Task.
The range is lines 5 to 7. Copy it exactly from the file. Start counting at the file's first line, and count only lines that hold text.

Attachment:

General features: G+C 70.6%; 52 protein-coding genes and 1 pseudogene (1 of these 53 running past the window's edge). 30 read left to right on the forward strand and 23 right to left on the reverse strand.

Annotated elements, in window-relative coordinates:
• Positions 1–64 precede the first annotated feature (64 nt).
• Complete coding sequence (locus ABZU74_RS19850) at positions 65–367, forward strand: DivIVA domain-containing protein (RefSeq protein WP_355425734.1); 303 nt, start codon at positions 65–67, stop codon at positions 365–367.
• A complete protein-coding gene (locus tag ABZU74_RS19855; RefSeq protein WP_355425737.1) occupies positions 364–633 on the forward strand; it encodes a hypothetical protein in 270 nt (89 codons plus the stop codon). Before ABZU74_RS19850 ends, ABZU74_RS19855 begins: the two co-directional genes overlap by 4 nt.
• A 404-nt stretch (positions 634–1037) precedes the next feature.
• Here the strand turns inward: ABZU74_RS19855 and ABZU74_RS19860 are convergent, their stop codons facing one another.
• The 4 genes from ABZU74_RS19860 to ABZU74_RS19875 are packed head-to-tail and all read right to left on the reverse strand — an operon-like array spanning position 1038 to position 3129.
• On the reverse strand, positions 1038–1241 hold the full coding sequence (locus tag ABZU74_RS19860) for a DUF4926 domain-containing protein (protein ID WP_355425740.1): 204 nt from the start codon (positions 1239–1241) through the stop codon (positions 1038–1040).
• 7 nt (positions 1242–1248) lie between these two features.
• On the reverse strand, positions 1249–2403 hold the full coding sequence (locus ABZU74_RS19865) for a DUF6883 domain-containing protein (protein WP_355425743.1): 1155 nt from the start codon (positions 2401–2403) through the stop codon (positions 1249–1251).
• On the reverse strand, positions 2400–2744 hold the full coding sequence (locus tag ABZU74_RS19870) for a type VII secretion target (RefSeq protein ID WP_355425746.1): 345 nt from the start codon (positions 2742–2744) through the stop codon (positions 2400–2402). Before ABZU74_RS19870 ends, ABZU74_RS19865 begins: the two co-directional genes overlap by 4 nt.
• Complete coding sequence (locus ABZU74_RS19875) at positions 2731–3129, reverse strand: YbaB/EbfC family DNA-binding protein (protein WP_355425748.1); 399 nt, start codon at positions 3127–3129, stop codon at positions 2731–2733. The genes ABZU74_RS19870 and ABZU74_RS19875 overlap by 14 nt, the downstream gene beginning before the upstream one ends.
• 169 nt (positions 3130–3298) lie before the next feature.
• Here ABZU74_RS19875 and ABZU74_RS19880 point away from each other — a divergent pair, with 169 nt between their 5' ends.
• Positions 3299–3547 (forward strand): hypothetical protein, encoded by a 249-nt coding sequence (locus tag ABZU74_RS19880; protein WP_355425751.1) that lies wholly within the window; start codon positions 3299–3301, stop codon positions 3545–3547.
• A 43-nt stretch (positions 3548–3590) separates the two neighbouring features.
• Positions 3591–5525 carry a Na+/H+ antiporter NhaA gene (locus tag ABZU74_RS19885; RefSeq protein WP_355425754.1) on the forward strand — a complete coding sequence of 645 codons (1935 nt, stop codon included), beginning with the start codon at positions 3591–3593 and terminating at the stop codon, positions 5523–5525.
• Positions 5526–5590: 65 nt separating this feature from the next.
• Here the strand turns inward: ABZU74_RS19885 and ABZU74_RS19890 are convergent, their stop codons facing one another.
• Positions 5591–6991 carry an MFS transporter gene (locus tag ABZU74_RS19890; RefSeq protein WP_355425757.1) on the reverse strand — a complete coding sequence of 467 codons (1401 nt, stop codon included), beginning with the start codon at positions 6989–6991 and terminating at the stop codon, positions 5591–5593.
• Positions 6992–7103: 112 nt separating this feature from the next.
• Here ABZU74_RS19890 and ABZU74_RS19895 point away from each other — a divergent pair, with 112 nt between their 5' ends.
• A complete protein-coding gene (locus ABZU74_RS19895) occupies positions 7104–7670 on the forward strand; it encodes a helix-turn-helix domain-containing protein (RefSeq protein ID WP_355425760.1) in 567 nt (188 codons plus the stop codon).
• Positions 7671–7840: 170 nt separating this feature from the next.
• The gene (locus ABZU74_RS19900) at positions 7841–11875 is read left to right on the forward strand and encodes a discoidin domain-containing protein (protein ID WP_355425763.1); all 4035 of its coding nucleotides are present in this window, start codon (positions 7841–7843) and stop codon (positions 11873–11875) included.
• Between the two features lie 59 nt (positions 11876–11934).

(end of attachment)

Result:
• A complete protein-coding gene (locus tag ABZU74_RS19855; RefSeq protein WP_355425737.1) occupies positions 364–633 on the forward strand; it encodes a hypothetical protein in 270 nt (89 codons plus the stop codon). Before ABZU74_RS19850 ends, ABZU74_RS19855 begins: the two co-directional genes overlap by 4 nt.
• A 404-nt stretch (positions 634–1037) precedes the next feature.
• Here the strand turns inward: ABZU74_RS19855 and ABZU74_RS19860 are convergent, their stop codons facing one another.